Leadership Insights Blog with Shelley Row

Posts tagged "communication"

“Just the facts: they speak for themselves.” That’s the approach many take when they want to persuade someone to their point of view.

But do they speak for themselves? Not so much.

From my technical background, I have observed a fact-based approach to persuasion many times but rarely successfully. It’s no wonder. The brain isn’t designed to respond to facts alone. Analytical people are responsive to reasoned arguments more often than others are; however, even they need to be motivated to pay attention. A logical argument takes a lot of energy and is less likely to work for most people

Thankfully, there are other persuasive techniques that are more promising. (Kevin Dutton’s work provides excellent insights into persuasion). After all, when persuading someone, the goal is to get to “yes,” you see (YES, UC).

1. You-focused. “What interests you about this issue?” And, “We want to address your questions first.” The word “you” is powerful. It is immediately relevant and it is always about our favorite subject. However, all too often, we are so preoccupied with our view that we think too little about theirs.

Before starting the persuasive argument, consider how the issue looks from their perspective. Why is it of interest to them? Given their background, what viewpoint are they likely to have and why? (This presumes that you did the research to know their background and preferences.) How can you put their interests in the forefront of the discussion? When you figure that out, start the discussion with that point of view. The first point can be the most influential.

2. Empathetic. People are more easily persuaded if they have a sense of relatedness, which leads to empathy. A lack of empathy can have the opposite effect. A 2002 study of doctors found that those with a less empathetic tone of voice were sued more often. Empathy counts a lot. Before beginning a persuasive discussion, take stock of the ways you connect with this person – schools, sports teams, background, and hobbies. Use examples or analogies based on these connections that reinforce your persuasive points. This is a step toward establishing empathy.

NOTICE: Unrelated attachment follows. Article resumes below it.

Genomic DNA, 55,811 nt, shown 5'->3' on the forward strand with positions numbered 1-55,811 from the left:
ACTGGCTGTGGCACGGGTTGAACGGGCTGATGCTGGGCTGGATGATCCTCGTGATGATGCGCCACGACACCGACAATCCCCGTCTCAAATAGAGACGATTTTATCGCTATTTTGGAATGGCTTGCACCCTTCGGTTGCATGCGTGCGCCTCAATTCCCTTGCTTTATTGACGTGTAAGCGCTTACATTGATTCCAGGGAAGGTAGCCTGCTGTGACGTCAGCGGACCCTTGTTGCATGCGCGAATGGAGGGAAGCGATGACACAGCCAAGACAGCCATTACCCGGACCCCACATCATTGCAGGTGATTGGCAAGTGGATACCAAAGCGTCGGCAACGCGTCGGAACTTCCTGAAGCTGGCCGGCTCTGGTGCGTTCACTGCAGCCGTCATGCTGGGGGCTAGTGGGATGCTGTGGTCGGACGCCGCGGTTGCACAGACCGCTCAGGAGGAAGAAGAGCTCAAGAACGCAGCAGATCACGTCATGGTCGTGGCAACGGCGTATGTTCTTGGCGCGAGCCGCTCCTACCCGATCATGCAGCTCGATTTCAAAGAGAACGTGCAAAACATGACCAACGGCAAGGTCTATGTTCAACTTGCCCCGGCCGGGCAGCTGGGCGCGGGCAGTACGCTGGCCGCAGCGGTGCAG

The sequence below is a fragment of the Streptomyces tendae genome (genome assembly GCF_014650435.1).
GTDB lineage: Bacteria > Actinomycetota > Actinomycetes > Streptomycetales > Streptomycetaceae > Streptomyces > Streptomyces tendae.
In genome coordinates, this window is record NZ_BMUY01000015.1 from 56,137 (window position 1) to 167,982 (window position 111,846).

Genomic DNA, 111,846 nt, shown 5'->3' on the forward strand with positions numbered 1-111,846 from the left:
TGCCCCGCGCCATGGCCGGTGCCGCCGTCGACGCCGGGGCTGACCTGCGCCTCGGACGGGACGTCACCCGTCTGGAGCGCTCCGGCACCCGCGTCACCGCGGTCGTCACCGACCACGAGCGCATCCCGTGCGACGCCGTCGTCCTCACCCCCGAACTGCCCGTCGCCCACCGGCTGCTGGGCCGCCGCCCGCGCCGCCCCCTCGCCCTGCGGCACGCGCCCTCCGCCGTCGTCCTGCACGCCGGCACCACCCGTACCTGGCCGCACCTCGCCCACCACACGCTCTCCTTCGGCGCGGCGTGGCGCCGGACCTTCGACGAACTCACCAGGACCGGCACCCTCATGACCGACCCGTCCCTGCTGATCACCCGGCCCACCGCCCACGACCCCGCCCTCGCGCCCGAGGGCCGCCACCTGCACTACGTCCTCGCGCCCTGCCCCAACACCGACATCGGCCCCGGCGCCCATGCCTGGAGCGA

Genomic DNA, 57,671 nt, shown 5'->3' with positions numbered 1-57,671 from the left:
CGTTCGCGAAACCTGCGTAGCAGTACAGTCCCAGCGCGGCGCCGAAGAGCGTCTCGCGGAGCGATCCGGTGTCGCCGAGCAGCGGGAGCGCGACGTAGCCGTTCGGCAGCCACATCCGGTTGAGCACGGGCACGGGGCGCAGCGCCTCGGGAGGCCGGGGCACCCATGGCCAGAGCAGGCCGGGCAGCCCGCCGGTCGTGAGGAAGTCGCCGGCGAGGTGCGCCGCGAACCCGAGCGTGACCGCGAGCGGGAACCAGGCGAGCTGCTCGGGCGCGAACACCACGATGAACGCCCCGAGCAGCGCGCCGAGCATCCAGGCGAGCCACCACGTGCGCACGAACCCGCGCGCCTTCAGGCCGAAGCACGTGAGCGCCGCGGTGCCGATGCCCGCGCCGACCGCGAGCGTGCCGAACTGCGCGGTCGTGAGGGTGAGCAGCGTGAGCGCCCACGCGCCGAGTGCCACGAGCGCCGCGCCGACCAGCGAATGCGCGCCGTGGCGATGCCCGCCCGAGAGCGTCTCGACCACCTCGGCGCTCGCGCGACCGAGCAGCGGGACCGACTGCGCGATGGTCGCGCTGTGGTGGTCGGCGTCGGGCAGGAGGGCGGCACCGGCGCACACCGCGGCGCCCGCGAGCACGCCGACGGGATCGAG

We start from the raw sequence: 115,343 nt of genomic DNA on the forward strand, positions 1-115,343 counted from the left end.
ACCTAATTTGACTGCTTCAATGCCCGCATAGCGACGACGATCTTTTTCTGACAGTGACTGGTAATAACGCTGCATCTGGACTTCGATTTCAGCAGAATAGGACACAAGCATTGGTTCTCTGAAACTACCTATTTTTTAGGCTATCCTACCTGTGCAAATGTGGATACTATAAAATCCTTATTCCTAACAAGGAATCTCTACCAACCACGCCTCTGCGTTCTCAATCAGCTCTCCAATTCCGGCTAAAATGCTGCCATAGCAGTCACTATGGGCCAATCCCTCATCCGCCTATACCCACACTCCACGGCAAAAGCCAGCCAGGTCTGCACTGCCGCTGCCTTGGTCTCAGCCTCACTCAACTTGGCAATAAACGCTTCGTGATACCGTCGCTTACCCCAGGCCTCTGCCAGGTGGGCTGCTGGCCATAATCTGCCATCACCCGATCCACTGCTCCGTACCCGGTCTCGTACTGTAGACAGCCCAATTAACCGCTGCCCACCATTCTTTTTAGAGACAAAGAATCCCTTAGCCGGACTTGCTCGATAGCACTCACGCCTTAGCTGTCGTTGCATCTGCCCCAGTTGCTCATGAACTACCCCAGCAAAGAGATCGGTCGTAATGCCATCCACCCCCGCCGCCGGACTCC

We like people better if we feel an empathetic connection. Mirror neurons help if we allow ourselves to notice the expressions, postures and feel of the other person. We start to feel what they feel. But we don’t pick up these subtle clues if we are thinking about a practical argument and push aside feelings. Relax so that you pick up on feeling clues.

3. Simple. A leader once told me, “If I can’t explain it, I can’t sell it.” Exactly. A pile of detailed, convoluted data rarely sells the idea. Neither will a barrage of multiple points. Make it easy for them to grasp and remember. What is the one thing you want them to remember, do, or agree to? Is it simple, clear and unambiguous? The reasoning part of the brain (prefrontal cortex) is energy intensive. It is easily derailed by fatigue, distraction or emotion. If you catch the person when they are tired or stressed, their ability to focus on detailed arguments is reduced. Keep it simple; include factual and emotional appeals; state the main point first and throughout. Repetition sticks. Repetition sticks.

4. Unexpected. We tend to be captivated by and remember the unexpected. Brain research shows that the emotion center in the brain (amygdala) is more sensitive to unexpected stimuli whether positive or negative. In a study, diners were divided into three groups. At the end of the meal, one group received a single candy; the second group received two candies; the third group received one candy but the server stopped as though having a change of heart, returned and gave an additional candy. The increased tip amounts (compared to the control group) for each group were 3.3%, 14.1% and a whopping 23% for the last group. The unexpected nice treatment caused a positive emotional reaction.

A friend of mine tried to persuade a company to hire her. She happened to be traveling to Maine after her interview. She mailed them a live lobster with a thank you note, and shortly afterward she got the job. Is there an unexpected twist you can add to your argument – something visual, tactile, or humorous? The unexpected turn will be more persuasive.